It may therefore be preferable to allow state and local governments to continue to enact privacy-related legislation focused on specific unlawful or undesirable conduct that applies to both commercial and non-commercial drone operation. At the same time, certain existing federal and state laws that already regulate the maintenance and disclosure of personally identifiable information could be updated to explicitly apply to personal data collected by drone technology. This combination of federal and state protection to prohibit particularized, objectionable drone conduct, while also regulating the maintenance, use and disclosure of personal data, could be far more effective – and much less burdensome on those seeking to use drones for purposes other than data collection – than to require all drone operators to comply with burdensome pre-authorization and public disclosure requirements.
A few other issues in the proposed legislation are worth noting:
The bill specifically excepts from its coverage drones “operated for news-gathering activities protected by the First Amendment.” Although this is an important exception in principle, the ambiguity regarding what drone operation might properly be covered by this provision will undoubtedly raise difficulties in application.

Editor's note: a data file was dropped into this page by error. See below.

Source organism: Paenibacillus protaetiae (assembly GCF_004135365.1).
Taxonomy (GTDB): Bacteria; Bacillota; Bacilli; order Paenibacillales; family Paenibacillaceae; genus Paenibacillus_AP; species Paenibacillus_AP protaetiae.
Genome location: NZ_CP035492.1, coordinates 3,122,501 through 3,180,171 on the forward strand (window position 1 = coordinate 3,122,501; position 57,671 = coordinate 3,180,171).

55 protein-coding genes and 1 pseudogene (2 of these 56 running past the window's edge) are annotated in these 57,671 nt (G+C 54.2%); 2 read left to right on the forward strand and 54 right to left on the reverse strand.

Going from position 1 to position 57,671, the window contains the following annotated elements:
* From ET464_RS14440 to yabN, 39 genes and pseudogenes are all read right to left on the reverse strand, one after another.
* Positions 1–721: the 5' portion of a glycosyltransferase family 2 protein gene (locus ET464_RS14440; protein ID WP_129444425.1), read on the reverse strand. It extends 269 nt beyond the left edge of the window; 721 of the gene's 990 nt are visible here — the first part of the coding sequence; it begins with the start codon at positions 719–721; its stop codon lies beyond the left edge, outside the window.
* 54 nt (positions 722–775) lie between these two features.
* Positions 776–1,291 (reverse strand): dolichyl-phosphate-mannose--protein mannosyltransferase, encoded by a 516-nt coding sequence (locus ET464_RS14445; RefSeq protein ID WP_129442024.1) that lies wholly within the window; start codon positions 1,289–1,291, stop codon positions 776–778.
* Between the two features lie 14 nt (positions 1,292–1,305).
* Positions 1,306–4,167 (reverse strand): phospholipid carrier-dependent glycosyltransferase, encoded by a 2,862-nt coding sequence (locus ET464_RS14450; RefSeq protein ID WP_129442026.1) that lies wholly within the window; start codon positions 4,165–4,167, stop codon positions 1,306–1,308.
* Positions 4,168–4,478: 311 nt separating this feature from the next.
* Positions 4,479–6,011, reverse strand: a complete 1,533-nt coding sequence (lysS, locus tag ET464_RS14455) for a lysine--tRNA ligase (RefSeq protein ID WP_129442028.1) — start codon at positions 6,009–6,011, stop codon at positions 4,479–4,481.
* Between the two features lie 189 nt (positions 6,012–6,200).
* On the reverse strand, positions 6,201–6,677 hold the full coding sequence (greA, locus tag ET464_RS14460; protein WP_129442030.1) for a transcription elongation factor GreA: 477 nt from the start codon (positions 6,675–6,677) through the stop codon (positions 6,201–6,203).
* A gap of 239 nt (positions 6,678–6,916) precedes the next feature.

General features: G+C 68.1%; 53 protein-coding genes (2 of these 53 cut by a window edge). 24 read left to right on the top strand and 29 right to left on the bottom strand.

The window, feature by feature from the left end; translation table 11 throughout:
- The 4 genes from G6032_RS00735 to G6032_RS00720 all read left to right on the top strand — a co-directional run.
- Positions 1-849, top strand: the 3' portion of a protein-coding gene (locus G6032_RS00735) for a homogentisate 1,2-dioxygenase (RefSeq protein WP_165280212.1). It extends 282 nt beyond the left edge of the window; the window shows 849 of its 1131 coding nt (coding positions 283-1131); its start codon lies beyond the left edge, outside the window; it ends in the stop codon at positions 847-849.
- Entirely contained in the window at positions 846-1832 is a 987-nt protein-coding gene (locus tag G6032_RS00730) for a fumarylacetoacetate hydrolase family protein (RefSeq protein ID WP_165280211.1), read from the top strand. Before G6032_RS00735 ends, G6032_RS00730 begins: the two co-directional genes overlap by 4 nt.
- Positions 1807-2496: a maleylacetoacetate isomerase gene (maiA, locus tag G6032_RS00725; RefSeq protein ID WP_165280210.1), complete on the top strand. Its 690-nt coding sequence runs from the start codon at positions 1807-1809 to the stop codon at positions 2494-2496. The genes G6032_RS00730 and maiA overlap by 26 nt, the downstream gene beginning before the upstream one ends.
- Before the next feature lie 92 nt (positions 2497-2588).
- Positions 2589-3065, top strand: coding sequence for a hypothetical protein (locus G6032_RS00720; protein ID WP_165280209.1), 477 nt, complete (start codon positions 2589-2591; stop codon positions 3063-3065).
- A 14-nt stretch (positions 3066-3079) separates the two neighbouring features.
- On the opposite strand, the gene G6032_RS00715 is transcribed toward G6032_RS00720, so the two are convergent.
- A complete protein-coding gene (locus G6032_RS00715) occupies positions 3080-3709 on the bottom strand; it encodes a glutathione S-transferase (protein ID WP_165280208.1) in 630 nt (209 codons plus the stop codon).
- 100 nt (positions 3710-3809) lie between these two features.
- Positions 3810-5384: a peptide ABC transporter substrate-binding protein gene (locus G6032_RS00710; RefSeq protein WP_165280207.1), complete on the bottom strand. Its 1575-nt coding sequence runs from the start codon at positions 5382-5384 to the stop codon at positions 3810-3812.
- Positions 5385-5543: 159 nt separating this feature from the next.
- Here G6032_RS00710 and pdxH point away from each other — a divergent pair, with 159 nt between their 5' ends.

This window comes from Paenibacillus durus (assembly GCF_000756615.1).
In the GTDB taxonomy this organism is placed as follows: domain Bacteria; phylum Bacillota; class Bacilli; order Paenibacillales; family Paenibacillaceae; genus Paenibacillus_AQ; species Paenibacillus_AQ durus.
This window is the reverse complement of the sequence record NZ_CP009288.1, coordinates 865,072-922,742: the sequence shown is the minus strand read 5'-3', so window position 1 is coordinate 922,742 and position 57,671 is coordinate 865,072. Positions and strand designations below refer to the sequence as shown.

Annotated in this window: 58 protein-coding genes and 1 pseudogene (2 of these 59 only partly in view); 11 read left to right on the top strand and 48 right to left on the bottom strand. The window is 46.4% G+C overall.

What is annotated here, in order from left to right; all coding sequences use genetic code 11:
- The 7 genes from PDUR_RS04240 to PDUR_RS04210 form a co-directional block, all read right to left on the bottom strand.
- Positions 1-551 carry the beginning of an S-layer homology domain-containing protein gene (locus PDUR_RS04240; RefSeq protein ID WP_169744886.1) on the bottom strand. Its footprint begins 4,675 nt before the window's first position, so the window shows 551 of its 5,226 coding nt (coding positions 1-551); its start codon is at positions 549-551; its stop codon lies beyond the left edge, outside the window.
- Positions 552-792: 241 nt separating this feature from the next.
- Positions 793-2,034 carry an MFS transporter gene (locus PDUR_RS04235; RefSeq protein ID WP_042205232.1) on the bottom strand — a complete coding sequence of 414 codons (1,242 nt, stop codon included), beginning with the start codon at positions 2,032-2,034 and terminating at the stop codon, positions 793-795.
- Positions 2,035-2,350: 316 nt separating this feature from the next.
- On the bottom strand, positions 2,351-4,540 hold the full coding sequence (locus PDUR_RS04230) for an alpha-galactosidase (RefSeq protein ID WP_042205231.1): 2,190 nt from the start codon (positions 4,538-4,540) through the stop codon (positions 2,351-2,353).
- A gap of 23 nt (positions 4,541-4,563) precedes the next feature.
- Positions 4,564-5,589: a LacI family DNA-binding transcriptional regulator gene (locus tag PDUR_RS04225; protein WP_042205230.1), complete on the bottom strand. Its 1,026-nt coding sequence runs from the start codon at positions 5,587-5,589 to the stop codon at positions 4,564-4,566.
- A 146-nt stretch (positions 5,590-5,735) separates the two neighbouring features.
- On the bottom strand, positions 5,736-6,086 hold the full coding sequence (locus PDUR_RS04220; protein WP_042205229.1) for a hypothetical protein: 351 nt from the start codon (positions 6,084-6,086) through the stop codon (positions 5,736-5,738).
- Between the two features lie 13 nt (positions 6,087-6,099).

The bill also makes any operation of a drone in violation of the statutory provisions unlawful, and vests enforcement power principally with Federal Trade Commission. It also permits civil actions by states (subject to notice to and coordination with the FTC) against violators that are deemed to have threatened or harmed the interests of residents of the state.
Notably, the bill also creates a private cause of action for any person injured by an act in violation of the statute and allows both injunctive relief and monetary damages, including the greater of actual monetary loss or $1,000 per violation. As discussed above, because the proposed legislation focuses on compliance with pre-authorization and public disclosure requirements – as opposed to any actual misuse of personal information – it is questionable whether this private right of action would be effective in terms of safeguarding privacy, or whether it would become simply another statute under which individuals seek monetary damages based solely on an individual’s or entity’s failure to comply with regulatory requirements.